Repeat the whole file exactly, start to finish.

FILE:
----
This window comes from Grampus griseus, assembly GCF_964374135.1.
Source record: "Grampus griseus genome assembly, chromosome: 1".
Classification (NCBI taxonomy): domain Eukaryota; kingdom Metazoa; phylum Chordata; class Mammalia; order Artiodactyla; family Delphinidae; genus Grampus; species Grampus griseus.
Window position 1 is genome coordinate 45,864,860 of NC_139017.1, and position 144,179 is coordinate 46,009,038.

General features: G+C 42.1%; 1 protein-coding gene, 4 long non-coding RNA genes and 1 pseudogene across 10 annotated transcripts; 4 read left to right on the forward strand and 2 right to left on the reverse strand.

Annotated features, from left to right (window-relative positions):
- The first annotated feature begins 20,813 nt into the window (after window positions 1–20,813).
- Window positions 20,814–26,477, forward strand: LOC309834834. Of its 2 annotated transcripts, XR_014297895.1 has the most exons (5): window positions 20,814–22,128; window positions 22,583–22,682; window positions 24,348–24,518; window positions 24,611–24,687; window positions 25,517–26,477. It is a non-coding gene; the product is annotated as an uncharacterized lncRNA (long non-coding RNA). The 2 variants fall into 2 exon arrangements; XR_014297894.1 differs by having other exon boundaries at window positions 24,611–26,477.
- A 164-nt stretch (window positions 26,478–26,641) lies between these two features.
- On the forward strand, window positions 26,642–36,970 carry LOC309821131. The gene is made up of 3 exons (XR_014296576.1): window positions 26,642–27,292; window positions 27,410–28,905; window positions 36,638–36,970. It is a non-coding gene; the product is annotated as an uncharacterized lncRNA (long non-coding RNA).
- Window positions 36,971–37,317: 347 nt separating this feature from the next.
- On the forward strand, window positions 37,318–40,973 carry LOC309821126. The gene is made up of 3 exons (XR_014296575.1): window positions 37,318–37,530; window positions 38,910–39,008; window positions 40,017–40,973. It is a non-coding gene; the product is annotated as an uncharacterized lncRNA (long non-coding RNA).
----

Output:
This window comes from Grampus griseus, assembly GCF_964374135.1.
Source record: "Grampus griseus genome assembly, chromosome: 1".
Classification (NCBI taxonomy): domain Eukaryota; kingdom Metazoa; phylum Chordata; class Mammalia; order Artiodactyla; family Delphinidae; genus Grampus; species Grampus griseus.
Window position 1 is genome coordinate 45,864,860 of NC_139017.1, and position 144,179 is coordinate 46,009,038.

General features: G+C 42.1%; 1 protein-coding gene, 4 long non-coding RNA genes and 1 pseudogene across 10 annotated transcripts; 4 read left to right on the forward strand and 2 right to left on the reverse strand.

Annotated features, from left to right (window-relative positions):
- The first annotated feature begins 20,813 nt into the window (after window positions 1–20,813).
- Window positions 20,814–26,477, forward strand: LOC309834834. Of its 2 annotated transcripts, XR_014297895.1 has the most exons (5): window positions 20,814–22,128; window positions 22,583–22,682; window positions 24,348–24,518; window positions 24,611–24,687; window positions 25,517–26,477. It is a non-coding gene; the product is annotated as an uncharacterized lncRNA (long non-coding RNA). The 2 variants fall into 2 exon arrangements; XR_014297894.1 differs by having other exon boundaries at window positions 24,611–26,477.
- A 164-nt stretch (window positions 26,478–26,641) lies between these two features.
- On the forward strand, window positions 26,642–36,970 carry LOC309821131. The gene is made up of 3 exons (XR_014296576.1): window positions 26,642–27,292; window positions 27,410–28,905; window positions 36,638–36,970. It is a non-coding gene; the product is annotated as an uncharacterized lncRNA (long non-coding RNA).
- Window positions 36,971–37,317: 347 nt separating this feature from the next.
- On the forward strand, window positions 37,318–40,973 carry LOC309821126. The gene is made up of 3 exons (XR_014296575.1): window positions 37,318–37,530; window positions 38,910–39,008; window positions 40,017–40,973. It is a non-coding gene; the product is annotated as an uncharacterized lncRNA (long non-coding RNA).